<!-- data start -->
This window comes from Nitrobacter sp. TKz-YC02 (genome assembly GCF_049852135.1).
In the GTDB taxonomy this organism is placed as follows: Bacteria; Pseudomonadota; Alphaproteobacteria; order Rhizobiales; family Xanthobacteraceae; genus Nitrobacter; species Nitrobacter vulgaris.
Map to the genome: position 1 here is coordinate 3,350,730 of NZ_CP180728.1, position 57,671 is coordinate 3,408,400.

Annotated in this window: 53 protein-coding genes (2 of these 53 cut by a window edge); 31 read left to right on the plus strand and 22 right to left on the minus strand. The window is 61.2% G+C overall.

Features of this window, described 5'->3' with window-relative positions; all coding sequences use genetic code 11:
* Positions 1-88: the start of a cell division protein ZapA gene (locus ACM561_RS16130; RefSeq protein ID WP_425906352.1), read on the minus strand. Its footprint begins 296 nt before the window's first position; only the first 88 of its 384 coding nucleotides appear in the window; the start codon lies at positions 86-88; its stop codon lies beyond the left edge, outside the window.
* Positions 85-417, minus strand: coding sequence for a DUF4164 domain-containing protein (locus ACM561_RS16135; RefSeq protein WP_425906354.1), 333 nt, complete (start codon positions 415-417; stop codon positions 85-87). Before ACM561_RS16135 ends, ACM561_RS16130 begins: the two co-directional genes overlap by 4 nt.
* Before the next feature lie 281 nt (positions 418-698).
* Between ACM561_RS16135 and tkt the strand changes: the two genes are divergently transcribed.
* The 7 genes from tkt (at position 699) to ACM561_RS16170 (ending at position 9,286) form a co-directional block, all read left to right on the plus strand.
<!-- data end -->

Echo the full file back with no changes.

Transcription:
This window comes from Nitrobacter sp. TKz-YC02 (genome assembly GCF_049852135.1).
In the GTDB taxonomy this organism is placed as follows: Bacteria; Pseudomonadota; Alphaproteobacteria; order Rhizobiales; family Xanthobacteraceae; genus Nitrobacter; species Nitrobacter vulgaris.
Map to the genome: position 1 here is coordinate 3,350,730 of NZ_CP180728.1, position 57,671 is coordinate 3,408,400.

Annotated in this window: 53 protein-coding genes (2 of these 53 cut by a window edge); 31 read left to right on the plus strand and 22 right to left on the minus strand. The window is 61.2% G+C overall.

Features of this window, described 5'->3' with window-relative positions; all coding sequences use genetic code 11:
* Positions 1-88: the start of a cell division protein ZapA gene (locus ACM561_RS16130; RefSeq protein ID WP_425906352.1), read on the minus strand. Its footprint begins 296 nt before the window's first position; only the first 88 of its 384 coding nucleotides appear in the window; the start codon lies at positions 86-88; its stop codon lies beyond the left edge, outside the window.
* Positions 85-417, minus strand: coding sequence for a DUF4164 domain-containing protein (locus ACM561_RS16135; RefSeq protein WP_425906354.1), 333 nt, complete (start codon positions 415-417; stop codon positions 85-87). Before ACM561_RS16135 ends, ACM561_RS16130 begins: the two co-directional genes overlap by 4 nt.
* Before the next feature lie 281 nt (positions 418-698).
* Between ACM561_RS16135 and tkt the strand changes: the two genes are divergently transcribed.
* The 7 genes from tkt (at position 699) to ACM561_RS16170 (ending at position 9,286) form a co-directional block, all read left to right on the plus strand.